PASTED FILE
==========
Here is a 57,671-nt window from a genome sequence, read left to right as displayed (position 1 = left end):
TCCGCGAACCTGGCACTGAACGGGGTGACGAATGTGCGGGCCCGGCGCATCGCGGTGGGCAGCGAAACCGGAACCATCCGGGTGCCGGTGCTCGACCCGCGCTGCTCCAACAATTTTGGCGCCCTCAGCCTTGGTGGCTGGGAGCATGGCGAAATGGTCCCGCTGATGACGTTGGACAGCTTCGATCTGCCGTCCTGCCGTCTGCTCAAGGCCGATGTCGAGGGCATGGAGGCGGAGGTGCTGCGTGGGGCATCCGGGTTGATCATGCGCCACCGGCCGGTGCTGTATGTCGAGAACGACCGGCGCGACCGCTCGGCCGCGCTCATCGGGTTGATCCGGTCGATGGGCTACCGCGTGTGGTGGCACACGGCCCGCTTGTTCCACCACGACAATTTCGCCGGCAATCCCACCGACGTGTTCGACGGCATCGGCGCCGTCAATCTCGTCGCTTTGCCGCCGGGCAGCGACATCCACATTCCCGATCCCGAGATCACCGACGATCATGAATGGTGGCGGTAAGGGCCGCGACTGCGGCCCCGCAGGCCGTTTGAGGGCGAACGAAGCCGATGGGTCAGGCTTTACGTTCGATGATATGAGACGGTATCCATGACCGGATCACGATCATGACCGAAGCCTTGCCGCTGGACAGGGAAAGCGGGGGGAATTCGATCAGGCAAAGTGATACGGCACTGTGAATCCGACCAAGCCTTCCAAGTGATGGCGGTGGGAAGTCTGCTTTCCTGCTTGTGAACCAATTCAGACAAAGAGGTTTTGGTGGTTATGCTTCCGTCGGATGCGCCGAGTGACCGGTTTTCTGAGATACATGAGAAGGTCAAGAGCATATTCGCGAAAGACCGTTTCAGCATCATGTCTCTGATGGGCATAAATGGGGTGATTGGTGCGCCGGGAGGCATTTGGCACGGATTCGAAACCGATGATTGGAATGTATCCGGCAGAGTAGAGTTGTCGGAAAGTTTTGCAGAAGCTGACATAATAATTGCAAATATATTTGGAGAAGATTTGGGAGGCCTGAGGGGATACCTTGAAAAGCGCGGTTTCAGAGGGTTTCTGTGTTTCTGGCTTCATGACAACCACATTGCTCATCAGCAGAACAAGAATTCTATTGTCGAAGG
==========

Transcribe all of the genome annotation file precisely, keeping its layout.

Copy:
Here is a 57,671-nt window from a genome sequence, read left to right as displayed (position 1 = left end):
TCCGCGAACCTGGCACTGAACGGGGTGACGAATGTGCGGGCCCGGCGCATCGCGGTGGGCAGCGAAACCGGAACCATCCGGGTGCCGGTGCTCGACCCGCGCTGCTCCAACAATTTTGGCGCCCTCAGCCTTGGTGGCTGGGAGCATGGCGAAATGGTCCCGCTGATGACGTTGGACAGCTTCGATCTGCCGTCCTGCCGTCTGCTCAAGGCCGATGTCGAGGGCATGGAGGCGGAGGTGCTGCGTGGGGCATCCGGGTTGATCATGCGCCACCGGCCGGTGCTGTATGTCGAGAACGACCGGCGCGACCGCTCGGCCGCGCTCATCGGGTTGATCCGGTCGATGGGCTACCGCGTGTGGTGGCACACGGCCCGCTTGTTCCACCACGACAATTTCGCCGGCAATCCCACCGACGTGTTCGACGGCATCGGCGCCGTCAATCTCGTCGCTTTGCCGCCGGGCAGCGACATCCACATTCCCGATCCCGAGATCACCGACGATCATGAATGGTGGCGGTAAGGGCCGCGACTGCGGCCCCGCAGGCCGTTTGAGGGCGAACGAAGCCGATGGGTCAGGCTTTACGTTCGATGATATGAGACGGTATCCATGACCGGATCACGATCATGACCGAAGCCTTGCCGCTGGACAGGGAAAGCGGGGGGAATTCGATCAGGCAAAGTGATACGGCACTGTGAATCCGACCAAGCCTTCCAAGTGATGGCGGTGGGAAGTCTGCTTTCCTGCTTGTGAACCAATTCAGACAAAGAGGTTTTGGTGGTTATGCTTCCGTCGGATGCGCCGAGTGACCGGTTTTCTGAGATACATGAGAAGGTCAAGAGCATATTCGCGAAAGACCGTTTCAGCATCATGTCTCTGATGGGCATAAATGGGGTGATTGGTGCGCCGGGAGGCATTTGGCACGGATTCGAAACCGATGATTGGAATGTATCCGGCAGAGTAGAGTTGTCGGAAAGTTTTGCAGAAGCTGACATAATAATTGCAAATATATTTGGAGAAGATTTGGGAGGCCTGAGGGGATACCTTGAAAAGCGCGGTTTCAGAGGGTTTCTGTGTTTCTGGCTTCATGACAACCACATTGCTCATCAGCAGAACAAGAATTCTATTGTCGAAGG